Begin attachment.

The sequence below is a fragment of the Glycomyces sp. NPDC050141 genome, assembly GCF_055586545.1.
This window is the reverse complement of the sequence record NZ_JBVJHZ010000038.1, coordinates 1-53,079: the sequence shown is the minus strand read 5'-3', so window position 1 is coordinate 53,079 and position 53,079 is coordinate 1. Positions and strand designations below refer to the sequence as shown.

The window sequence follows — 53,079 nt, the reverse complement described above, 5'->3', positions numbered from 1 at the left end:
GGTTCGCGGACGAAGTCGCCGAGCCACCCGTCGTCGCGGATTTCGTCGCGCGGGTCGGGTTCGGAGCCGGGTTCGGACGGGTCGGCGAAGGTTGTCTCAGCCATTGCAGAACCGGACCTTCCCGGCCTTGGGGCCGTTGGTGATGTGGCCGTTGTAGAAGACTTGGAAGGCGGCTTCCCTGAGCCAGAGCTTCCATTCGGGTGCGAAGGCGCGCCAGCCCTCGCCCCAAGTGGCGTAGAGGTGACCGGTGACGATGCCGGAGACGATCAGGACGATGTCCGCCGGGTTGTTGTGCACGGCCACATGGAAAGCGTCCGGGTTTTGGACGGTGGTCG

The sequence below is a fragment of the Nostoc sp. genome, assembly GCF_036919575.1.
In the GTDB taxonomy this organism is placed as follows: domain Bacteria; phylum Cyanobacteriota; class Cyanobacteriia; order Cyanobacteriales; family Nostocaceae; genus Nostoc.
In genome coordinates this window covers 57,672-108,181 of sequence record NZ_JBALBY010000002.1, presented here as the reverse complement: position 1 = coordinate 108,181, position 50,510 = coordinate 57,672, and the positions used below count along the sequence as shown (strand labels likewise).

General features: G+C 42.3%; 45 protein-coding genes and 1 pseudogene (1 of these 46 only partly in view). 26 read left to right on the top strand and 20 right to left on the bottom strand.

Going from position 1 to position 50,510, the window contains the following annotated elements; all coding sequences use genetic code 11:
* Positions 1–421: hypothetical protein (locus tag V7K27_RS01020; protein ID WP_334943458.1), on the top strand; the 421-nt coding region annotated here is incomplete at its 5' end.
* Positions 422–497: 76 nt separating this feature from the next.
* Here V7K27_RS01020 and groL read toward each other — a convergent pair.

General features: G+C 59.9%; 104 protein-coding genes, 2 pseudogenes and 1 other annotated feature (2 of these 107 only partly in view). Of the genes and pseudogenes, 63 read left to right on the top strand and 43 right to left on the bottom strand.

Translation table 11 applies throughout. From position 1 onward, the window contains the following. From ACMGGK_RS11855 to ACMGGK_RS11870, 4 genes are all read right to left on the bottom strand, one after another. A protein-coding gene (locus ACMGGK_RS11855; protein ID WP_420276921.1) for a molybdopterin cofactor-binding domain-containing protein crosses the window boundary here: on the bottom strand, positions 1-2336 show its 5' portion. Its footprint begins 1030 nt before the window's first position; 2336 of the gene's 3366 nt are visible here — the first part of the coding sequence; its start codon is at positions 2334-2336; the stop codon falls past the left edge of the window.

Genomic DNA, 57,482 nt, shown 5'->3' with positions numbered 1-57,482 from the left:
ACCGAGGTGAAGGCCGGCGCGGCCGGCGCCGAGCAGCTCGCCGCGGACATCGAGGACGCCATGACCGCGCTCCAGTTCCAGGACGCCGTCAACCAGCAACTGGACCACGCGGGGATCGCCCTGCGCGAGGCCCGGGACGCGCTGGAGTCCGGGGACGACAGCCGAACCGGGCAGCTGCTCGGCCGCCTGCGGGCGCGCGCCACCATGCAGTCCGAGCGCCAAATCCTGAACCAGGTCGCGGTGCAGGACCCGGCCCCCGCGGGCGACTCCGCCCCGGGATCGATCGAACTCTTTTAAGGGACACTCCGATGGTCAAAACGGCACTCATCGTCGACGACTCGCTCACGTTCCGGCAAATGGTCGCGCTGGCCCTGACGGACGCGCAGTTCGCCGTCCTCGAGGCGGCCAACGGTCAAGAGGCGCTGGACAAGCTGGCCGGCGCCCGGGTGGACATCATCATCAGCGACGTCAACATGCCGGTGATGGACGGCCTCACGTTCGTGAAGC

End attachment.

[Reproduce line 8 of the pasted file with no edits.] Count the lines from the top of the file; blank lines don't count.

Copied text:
General features: G+C 42.3%; 45 protein-coding genes and 1 pseudogene (1 of these 46 only partly in view). 26 read left to right on the top strand and 20 right to left on the bottom strand.